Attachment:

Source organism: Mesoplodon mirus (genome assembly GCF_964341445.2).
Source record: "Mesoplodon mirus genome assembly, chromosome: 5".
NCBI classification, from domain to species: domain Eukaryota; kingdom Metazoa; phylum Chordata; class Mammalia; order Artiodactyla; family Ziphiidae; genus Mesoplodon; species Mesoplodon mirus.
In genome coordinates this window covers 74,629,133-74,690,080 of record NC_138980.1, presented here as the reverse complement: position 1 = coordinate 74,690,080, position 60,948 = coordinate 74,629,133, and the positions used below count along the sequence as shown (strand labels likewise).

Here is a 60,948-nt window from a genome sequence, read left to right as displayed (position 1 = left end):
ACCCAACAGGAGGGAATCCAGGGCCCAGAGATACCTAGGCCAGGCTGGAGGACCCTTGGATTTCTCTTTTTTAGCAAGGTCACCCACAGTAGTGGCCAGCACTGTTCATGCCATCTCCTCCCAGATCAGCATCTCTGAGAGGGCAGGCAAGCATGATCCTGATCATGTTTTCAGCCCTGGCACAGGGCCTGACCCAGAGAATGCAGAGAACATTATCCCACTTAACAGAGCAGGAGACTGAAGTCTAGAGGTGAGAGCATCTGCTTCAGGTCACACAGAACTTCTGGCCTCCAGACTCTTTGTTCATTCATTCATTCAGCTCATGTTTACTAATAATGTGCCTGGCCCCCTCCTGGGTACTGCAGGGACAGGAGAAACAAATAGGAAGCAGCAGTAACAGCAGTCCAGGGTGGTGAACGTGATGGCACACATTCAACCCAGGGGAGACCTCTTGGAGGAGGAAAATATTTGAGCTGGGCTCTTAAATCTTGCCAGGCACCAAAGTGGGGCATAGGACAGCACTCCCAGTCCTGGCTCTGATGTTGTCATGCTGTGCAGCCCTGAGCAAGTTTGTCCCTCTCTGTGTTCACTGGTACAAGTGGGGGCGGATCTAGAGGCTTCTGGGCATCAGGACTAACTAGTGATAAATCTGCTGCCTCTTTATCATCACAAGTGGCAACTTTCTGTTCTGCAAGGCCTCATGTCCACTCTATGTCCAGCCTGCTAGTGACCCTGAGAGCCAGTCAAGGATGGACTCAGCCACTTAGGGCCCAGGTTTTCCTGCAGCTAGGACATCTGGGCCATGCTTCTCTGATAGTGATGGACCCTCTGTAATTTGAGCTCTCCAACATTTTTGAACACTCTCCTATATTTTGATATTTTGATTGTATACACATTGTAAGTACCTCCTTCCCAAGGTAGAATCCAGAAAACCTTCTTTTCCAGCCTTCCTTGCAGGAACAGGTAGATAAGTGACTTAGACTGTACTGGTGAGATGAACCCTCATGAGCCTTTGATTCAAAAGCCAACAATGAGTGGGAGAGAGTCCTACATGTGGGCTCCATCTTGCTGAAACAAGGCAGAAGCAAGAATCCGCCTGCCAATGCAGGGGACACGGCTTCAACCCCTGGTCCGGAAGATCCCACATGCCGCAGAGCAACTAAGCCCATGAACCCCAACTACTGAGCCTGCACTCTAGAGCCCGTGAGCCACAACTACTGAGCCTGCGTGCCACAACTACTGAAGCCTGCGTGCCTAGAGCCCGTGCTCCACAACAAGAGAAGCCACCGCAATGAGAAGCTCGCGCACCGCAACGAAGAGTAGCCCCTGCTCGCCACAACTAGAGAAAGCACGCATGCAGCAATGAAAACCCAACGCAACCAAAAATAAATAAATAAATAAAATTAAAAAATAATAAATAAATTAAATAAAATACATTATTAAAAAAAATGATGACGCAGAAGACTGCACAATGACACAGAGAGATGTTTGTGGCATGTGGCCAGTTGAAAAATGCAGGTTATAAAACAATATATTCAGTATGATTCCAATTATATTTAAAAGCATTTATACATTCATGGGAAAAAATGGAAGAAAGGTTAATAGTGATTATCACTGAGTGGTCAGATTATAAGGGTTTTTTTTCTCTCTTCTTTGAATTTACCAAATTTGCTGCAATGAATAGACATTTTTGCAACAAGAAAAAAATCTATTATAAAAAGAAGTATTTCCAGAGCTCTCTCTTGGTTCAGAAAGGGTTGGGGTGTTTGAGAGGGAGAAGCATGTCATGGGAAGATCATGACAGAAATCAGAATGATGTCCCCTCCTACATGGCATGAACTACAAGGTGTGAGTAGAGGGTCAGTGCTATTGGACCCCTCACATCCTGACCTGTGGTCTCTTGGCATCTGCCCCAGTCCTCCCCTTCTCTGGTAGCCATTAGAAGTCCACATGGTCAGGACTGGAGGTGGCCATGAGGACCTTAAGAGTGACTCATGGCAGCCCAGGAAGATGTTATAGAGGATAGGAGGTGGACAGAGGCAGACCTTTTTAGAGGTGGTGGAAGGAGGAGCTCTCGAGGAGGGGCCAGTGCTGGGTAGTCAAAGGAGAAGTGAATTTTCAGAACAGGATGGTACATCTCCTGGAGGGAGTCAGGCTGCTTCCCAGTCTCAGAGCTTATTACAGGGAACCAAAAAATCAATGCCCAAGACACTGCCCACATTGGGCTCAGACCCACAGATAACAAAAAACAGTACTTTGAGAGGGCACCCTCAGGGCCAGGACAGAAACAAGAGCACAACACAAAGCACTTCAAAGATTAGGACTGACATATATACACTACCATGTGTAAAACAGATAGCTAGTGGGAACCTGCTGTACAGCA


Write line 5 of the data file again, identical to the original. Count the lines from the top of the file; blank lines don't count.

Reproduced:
Here is a 60,948-nt window from a genome sequence, read left to right as displayed (position 1 = left end):